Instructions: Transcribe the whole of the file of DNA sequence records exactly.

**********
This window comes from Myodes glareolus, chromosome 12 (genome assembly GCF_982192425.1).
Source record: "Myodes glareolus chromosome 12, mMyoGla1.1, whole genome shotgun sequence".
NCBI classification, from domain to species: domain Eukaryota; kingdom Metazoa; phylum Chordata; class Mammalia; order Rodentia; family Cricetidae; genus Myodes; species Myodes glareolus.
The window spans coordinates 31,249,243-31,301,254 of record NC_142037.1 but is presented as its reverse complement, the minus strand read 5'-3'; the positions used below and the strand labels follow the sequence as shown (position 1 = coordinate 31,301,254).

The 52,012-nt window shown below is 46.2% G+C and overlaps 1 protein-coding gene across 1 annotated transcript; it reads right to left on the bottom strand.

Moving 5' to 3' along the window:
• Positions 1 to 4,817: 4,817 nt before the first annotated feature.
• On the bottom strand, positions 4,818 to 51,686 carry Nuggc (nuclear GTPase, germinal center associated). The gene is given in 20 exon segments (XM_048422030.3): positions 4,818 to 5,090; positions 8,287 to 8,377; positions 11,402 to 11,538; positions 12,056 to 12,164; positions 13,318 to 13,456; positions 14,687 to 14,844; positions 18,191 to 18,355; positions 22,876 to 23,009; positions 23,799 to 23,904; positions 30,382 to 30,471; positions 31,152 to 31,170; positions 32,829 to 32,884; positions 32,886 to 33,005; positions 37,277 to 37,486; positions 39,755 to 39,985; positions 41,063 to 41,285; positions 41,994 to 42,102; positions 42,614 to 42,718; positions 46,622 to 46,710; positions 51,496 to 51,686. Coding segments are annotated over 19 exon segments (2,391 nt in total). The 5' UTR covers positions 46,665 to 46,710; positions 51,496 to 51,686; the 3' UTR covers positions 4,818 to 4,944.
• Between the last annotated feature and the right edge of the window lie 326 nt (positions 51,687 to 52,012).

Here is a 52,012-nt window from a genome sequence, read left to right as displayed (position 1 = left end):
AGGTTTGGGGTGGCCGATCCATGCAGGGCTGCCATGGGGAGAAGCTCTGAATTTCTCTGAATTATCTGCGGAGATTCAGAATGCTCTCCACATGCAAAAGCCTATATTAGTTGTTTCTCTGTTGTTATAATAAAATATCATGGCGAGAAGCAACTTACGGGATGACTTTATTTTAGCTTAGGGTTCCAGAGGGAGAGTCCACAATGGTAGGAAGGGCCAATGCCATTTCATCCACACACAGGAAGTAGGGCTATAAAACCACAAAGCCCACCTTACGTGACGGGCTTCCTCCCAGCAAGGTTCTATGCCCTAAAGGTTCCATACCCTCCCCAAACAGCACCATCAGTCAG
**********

This window comes from Myodes glareolus, chromosome 12 (genome assembly GCF_982192425.1).
Source record: "Myodes glareolus chromosome 12, mMyoGla1.1, whole genome shotgun sequence".
NCBI classification, from domain to species: domain Eukaryota; kingdom Metazoa; phylum Chordata; class Mammalia; order Rodentia; family Cricetidae; genus Myodes; species Myodes glareolus.
The window spans coordinates 31,249,243-31,301,254 of record NC_142037.1 but is presented as its reverse complement, the minus strand read 5'-3'; the positions used below and the strand labels follow the sequence as shown (position 1 = coordinate 31,301,254).

The 52,012-nt window shown below is 46.2% G+C and overlaps 1 protein-coding gene across 1 annotated transcript; it reads right to left on the bottom strand.

Moving 5' to 3' along the window:
• Positions 1 to 4,817: 4,817 nt before the first annotated feature.
• On the bottom strand, positions 4,818 to 51,686 carry Nuggc (nuclear GTPase, germinal center associated). The gene is given in 20 exon segments (XM_048422030.3): positions 4,818 to 5,090; positions 8,287 to 8,377; positions 11,402 to 11,538; positions 12,056 to 12,164; positions 13,318 to 13,456; positions 14,687 to 14,844; positions 18,191 to 18,355; positions 22,876 to 23,009; positions 23,799 to 23,904; positions 30,382 to 30,471; positions 31,152 to 31,170; positions 32,829 to 32,884; positions 32,886 to 33,005; positions 37,277 to 37,486; positions 39,755 to 39,985; positions 41,063 to 41,285; positions 41,994 to 42,102; positions 42,614 to 42,718; positions 46,622 to 46,710; positions 51,496 to 51,686. Coding segments are annotated over 19 exon segments (2,391 nt in total). The 5' UTR covers positions 46,665 to 46,710; positions 51,496 to 51,686; the 3' UTR covers positions 4,818 to 4,944.
• Between the last annotated feature and the right edge of the window lie 326 nt (positions 51,687 to 52,012).

Here is a 52,012-nt window from a genome sequence, read left to right as displayed (position 1 = left end):
AGGTTTGGGGTGGCCGATCCATGCAGGGCTGCCATGGGGAGAAGCTCTGAATTTCTCTGAATTATCTGCGGAGATTCAGAATGCTCTCCACATGCAAAAGCCTATATTAGTTGTTTCTCTGTTGTTATAATAAAATATCATGGCGAGAAGCAACTTACGGGATGACTTTATTTTAGCTTAGGGTTCCAGAGGGAGAGTCCACAATGGTAGGAAGGGCCAATGCCATTTCATCCACACACAGGAAGTAGGGCTATAAAACCACAAAGCCCACCTTACGTGACGGGCTTCCTCCCAGCAAGGTTCTATGCCCTAAAGGTTCCATACCCTCCCCAAACAGCACCATCAGTCAG